Staff Sgt. Ivan L. "Chip" Frederick, the highest-ranking of eight soldiers charged with abusing detainees at Abu Ghraib prison last year, was sentenced to eight years in prison Thursday, the stiffest punishment yet in scandal.
Col. Judge James Pohl, who presided over Frederick's case, also reduced Federick's rank to private, ordered him to forfeit his pay and had him dishonorably discharged.
Frederick's lawyer Gary Myers called the sentence "excessive" and said he intended to appeal. "We will seek to try to achieve a sentence reduction," according to a press pool report on the proceedings.
Frederick pleaded guilty Wednesday to taking part in the mistreatment, telling Pohl that he knew his actions were wrong at the time he committed them. As part of a plea bargain, Pohl sentenced Frederick to ten years but reduced it to eight.
In the deal with Army prosecutors, Frederick, who was in charge of the night shift in the prison wing where detainees were abused, pleaded guilty to eight of 12 criminal counts, including charges that he forced detainees to masturbate and helped attach wires to a detainee with the intention of making him think he might be electrocuted. The picture of that detainee -- hooded, naked and standing on a box -- was one of several that stirred an international scandal when they surfaced six months ago.
On Wednesday, Frederick, 38, told Pohl, that he knew he should not have been trying to scare the detainee. "I was wrong about what I did, and I shouldn't have done it," the Army reservist said. "I knew it was wrong at the time because I knew it was a form of abuse."
In the proceeding on Thursday, Army prosecutor Maj. Michael Holley told the court that it was a simple case of right and wrong. Frederick, said Holley, was "an adult capable of making decisions. . . . How much training do you need to learn that it's wrong to force a man to masturbate."
Frederick's lawyer, Myers, arguing for a lesser sentence, said that there the Army itself should take some of the blame for what happened. "Punish him yes. But please try to understand the defense's point of view that there is a corporate responsibility."
At the court-martial, Frederick testified that military intelligence and civilian interrogators set the stage for the abuses. They "would tell us what conditions to set for them -- keep their clothes, give them cigarettes."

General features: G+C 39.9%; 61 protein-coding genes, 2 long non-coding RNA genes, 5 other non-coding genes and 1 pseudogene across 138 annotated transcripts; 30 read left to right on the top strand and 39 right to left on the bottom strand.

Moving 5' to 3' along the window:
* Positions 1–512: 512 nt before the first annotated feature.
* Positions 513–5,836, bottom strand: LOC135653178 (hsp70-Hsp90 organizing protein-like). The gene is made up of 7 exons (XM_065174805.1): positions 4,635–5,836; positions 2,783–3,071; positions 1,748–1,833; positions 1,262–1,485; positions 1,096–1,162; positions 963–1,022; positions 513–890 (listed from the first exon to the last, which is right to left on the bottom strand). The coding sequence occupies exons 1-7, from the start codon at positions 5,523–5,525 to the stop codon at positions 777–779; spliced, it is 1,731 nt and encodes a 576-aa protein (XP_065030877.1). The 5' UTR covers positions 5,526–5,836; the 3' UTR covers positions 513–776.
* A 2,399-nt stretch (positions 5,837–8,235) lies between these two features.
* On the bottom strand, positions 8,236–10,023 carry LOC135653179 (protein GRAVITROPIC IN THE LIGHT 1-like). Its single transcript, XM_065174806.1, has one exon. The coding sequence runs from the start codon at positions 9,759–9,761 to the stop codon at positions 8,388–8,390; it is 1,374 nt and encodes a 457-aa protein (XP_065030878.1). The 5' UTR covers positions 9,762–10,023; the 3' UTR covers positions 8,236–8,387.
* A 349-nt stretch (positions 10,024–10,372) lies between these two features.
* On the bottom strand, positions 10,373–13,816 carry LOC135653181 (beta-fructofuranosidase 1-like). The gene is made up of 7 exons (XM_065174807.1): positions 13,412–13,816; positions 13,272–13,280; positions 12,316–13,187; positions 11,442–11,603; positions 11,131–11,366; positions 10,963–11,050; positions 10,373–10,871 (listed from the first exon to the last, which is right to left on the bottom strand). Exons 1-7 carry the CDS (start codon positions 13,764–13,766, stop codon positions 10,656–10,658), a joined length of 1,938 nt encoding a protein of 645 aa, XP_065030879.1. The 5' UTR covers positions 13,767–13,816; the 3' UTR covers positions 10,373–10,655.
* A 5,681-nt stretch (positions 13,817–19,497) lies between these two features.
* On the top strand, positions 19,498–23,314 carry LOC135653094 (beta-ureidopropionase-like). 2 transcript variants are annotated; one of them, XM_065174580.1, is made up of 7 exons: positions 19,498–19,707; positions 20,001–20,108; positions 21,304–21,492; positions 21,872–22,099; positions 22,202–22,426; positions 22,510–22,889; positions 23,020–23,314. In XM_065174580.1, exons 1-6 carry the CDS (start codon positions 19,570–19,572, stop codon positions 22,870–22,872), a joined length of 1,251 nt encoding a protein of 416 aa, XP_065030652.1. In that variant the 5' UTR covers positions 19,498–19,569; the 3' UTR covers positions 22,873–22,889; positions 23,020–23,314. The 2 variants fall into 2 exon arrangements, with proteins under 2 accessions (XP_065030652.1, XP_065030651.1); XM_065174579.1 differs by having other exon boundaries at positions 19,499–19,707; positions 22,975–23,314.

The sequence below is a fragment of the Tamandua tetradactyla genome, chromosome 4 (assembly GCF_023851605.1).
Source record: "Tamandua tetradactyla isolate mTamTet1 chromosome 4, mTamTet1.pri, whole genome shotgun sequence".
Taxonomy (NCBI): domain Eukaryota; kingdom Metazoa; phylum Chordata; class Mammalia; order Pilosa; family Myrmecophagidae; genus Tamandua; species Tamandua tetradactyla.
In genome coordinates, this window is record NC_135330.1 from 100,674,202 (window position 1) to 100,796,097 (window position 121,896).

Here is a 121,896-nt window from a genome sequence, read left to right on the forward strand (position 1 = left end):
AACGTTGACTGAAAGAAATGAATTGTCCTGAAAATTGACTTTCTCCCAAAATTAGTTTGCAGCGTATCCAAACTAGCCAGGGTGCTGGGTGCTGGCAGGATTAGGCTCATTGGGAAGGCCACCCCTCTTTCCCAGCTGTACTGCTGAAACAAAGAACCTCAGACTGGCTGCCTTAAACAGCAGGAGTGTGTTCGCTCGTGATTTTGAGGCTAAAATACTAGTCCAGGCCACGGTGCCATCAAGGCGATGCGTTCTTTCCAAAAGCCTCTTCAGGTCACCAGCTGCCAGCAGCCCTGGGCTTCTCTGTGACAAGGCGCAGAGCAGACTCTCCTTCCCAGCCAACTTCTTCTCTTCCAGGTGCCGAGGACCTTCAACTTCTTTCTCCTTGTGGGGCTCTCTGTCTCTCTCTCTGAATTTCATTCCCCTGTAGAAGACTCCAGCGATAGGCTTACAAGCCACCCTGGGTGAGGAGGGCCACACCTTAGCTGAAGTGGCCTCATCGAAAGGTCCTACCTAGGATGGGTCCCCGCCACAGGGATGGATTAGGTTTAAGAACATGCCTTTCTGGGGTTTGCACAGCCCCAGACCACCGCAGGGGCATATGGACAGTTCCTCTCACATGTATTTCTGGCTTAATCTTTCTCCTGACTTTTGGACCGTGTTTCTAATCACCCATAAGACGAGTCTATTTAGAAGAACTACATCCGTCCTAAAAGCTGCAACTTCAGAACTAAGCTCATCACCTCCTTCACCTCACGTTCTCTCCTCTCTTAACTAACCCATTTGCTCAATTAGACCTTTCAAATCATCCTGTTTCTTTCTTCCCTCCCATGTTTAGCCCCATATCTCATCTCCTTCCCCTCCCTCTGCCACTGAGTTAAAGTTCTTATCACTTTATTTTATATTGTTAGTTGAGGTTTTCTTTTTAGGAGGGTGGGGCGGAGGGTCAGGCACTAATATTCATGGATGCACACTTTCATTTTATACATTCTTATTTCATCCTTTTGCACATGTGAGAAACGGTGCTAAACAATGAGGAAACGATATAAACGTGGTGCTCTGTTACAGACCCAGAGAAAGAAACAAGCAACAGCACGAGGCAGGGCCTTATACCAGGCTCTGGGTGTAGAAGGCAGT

"You took this as your role as an MP to set conditions for detainees?" Pohl asked.
"Yes, your honor," Frederick replied.
A former Iraqi detainee, the first to testify publicly at a court-martial about the abuse, said Frederick punched him and forced him to masturbate in front of other detainees who were "crying and screaming." Army officials asked that the man's name, which was entered into the court record, not be disclosed to protect him.
"I was crying," the former detainee said during the court-martial at Camp Victory, a large Army installation near Baghdad International Airport. "I wanted to kill myself."
He paused and put his head down on the stand for several minutes. The man, who had been detained for allegedly stealing a car and participating in a riot, said he was forced to sleep naked in a cell flooded with water.
"I felt humiliated but I had nothing to kill myself," the former detainee said Wednesday.
Frederick said an Army investigator responsible for interrogations encouraged him to abuse the detainee, saying he didn't care what was done to the prisoner "as long as you don't kill him."
Seven members of the Army's 372nd Military Police Company, based in Cresaptown, Md., have been charged in the scandal. Frederick and Spec. Jeremy C. Sivits have pleaded guilty. Sivits was sentenced in May to a year in prison; Frederick is expected to be sentenced this week and faces up to 18 years in prison.
An eighth soldier, Spec. Armin J. Cruz Jr., the only military intelligence soldier charged, pleaded guilty last month and was sentenced by Pohl to eight months in prison. Cruz was a reservist with the 325th Military Intelligence Battalion, based in Devens, Mass.
All three soldiers who pleaded guilty have agreed to testify against fellow soldiers in exchange for lighter sentences.
While Frederick's plea does not have any direct impact on pending cases, his testimony could be used at future courts-martial, possibly to bolster the argument by attorneys for other charged MPs that military intelligence interrogators encouraged the behavior that resulted in abuses.
The fact that Frederick was the most senior soldier involved in the abuses and that he accepted responsibility for taking part in them could carry even more weight in the pending cases. Lower-ranking soldiers facing criminal charges -- such as Pfc. Lynndie R. England, whose court-martial is scheduled to begin in January -- are expected to argue that they did what their superiors ordered them to do. England's attorneys have also suggested that the culture at Abu Ghraib encouraged and condoned such activities.
England's lead civilian attorney, Richard A. Hernandez, said he was pleased that Frederick entered a guilty plea because it made him available to testify at England's trial. He said he believed Frederick's testimony could only help his client. England's defense team has been arguing that she was following orders from higher-ranking soldiers at Abu Ghraib.
"The orders were passed down from above," Hernandez said. "This is what we have been saying all along."